Simon Hackett: New, high value intellectual property the key to getting Australia’s economy racing

Pioneering Australian entrepreneur Simon Hackett says new, high value intellectual property is crucial to keeping Australia competitive in a global marketplace, a view backed by his latest tech investments.


In part one of this two-part interview with StartupSmart, published yesterday, Hackett discussed how Internode originally sold software for VAX/VMS computers, before pivoting to become an internet service provider.


Hackett also discussed the importance of customer service, even in tech-related industries, and how he stepped away from the business in stages after selling Internode to iiNet for $105 million in 2011.


Since then, Hackett has launched a new electric vehicle (EV) venture with former Tesla Australia director Rudi Tuisk, called EV Race Systems, and has invested in both the flight planning application AvPlan and the cloud-based e-commerce services provider UltraServe.


In part two of this interview, Hackett gives an update on his current tech business ventures.


Hackett says EV Race Systems has designed “an exciting new form of electric racing vehicle, designed to be appealing to the YouTube generation!


“We are finalising that technical design right now, before gearing up to start making our first prototype vehicles later this year.”


Unfortunately for Australian EV enthusiasts, the company does not intend to follow in the tracks of US electric automaker Tesla by manufacturing production cars for the road.


“It’s not intended to be a production car company for public road use. These cars are definitely designed for the racetrack!” he says.


The new venture comes against the backdrop of traditional auto makers General Motors, Ford and Toyota announcing the end of large-scale production in Australia.


Hackett describes EV Race Systems as a small example of the long-term potential for an electric vehicle industry to emerge in its place.


“I do wish that the last few rounds of government subsidy for the Australian car industry had put money into making innovative new electric cars instead of just making more boring little ‘world platform’ hatchbacks that ultimately are made more cheaply in other parts of the world,” Hackett says.


“The key to Australian innovation in this sector in my view is in doing new, high value work, developing new intellectual property; not in competing in high volume, low-labour-cost sectors of the economy where other countries will always win.”


Recently, Hackett made a large investment in a cloud-based e-commerce services provider called UltraServe, taking a 40% stake in the company.


“UltraServe is a well-established business that delivers high quality results. They have been developing new intellectual property in their sector of late, leading to a new product called Lighthouse,” Hackett says.


“This provides a layer of smart and flexible ‘orchestration’ that automates the configuration and management of cloud computing resources. One large force in the cloud world is, of course Amazon, who offer services that are comparable to those developed and delivered by the UltraServe cloud.


“Rather than taking on the Amazon service and its huge scale, Lighthouse embraces it, by providing a consistent cloud services management layer for customers, whether the underlying cloud service is the ‘public’ Amazon one or the private UltraServe capability.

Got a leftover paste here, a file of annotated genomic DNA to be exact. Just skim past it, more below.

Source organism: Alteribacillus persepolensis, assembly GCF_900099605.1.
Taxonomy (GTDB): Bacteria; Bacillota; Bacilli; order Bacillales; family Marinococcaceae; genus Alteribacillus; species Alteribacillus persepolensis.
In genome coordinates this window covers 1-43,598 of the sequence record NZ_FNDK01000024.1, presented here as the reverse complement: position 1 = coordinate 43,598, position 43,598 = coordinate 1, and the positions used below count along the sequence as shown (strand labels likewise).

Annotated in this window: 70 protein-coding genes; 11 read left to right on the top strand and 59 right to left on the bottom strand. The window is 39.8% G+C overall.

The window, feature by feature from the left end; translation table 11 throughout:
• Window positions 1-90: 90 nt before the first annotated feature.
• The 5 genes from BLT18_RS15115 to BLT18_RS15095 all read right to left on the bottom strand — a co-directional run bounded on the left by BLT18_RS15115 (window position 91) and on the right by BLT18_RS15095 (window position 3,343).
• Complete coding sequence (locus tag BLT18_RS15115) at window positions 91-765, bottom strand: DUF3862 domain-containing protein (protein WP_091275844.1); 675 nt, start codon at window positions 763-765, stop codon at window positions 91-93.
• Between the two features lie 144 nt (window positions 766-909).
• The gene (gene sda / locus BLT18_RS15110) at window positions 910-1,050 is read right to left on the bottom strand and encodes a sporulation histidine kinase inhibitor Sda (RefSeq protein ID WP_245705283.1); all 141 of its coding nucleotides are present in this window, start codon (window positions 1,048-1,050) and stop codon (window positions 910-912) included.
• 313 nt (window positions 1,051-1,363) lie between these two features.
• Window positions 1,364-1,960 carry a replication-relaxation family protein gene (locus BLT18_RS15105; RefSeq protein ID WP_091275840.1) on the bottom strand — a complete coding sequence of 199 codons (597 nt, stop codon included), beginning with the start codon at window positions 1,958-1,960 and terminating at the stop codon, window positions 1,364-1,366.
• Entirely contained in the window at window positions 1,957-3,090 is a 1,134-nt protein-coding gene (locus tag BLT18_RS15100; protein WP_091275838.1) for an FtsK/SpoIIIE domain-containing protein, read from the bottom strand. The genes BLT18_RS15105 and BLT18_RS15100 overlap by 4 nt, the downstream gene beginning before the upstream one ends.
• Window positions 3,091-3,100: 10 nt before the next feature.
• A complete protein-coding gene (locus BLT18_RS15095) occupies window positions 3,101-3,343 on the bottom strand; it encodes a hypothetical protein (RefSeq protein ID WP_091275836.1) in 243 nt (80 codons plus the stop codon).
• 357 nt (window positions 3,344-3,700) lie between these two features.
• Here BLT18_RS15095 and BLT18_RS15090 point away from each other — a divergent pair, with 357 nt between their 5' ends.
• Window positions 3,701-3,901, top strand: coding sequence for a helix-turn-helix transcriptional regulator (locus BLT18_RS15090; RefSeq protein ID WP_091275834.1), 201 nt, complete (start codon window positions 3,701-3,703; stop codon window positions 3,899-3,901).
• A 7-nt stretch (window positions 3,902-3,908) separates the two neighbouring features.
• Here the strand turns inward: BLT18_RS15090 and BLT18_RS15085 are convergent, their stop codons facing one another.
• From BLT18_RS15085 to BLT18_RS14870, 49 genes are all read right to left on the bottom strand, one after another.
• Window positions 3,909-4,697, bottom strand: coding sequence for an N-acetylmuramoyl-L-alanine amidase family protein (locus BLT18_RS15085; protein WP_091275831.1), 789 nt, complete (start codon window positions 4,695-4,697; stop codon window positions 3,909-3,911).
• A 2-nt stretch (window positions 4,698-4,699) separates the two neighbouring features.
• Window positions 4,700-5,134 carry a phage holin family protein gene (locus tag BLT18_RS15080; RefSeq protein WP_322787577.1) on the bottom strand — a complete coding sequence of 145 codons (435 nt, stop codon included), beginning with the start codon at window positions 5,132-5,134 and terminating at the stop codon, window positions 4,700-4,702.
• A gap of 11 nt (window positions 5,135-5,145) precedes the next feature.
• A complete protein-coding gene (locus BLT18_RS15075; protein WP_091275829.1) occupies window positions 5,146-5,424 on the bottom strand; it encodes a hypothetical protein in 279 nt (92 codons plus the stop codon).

“So UltraServe, like EV Race Systems, is developing and deploying high value intellectual property in a globalised world.”


UltraServe was founded by Samuel Yates, who began the company as a high school student back in 2000 and was named one of SmartCompany’s top 30 entrepreneurs under 30 in 2012.


Yates, as a founder, played a key part in Hackett’s decision to invest in UltraServe.


“The best ideas will still fail to turn into a business success without great management. Samuel is an excellent entrepreneur and the long track record of UltraServe to date proves the point.


“My investment is intended to fund UltraServe to expand the geographic reach of an already excellent service and to further develop and deploy Lighthouse into a global market.”


Having recently made two major investments, Hackett says he is not actively looking at more startups to invest in.


“I’m not soliciting new investment opportunities right now, but I do keep my ears to the ground in fields that interest me, that I have a strong understanding of, and in which my team is capable of adding value,” Hackett says.


“When I find interesting things, I tend to reach out proactively to the people concerned. We have made investments to date in quite a wide variety of fields!”


Hackett’s advice for those looking to launch a tech startup of their own is to be passionate about what you’re doing.


“Success in these realms is predicated on being clear about what you are great at doing, and doing it! Don’t do something you are merely okay at. Find something you are passionate about and make it the centrepiece of your efforts,” Hackett says.


“For the other aspects of building and running that business – for all the things you need for it to work, but that you don’t personally excel at – find other people to fill in those parts of the puzzle.


“Make sure they, in turn, are passionate about the pieces that they are working on. Hire with very high standards. Mediocre people are the easiest thing to add to a business and can be the hardest thing to remove from it again later.


“But mostly, if you are passionate about what you want to do, then give it a shot. But if you aren’t, if you are not driven to live and breathe your vision to change the world, then you may do better (and certainly have a far lower risk life) by working, instead, for someone else who is.”


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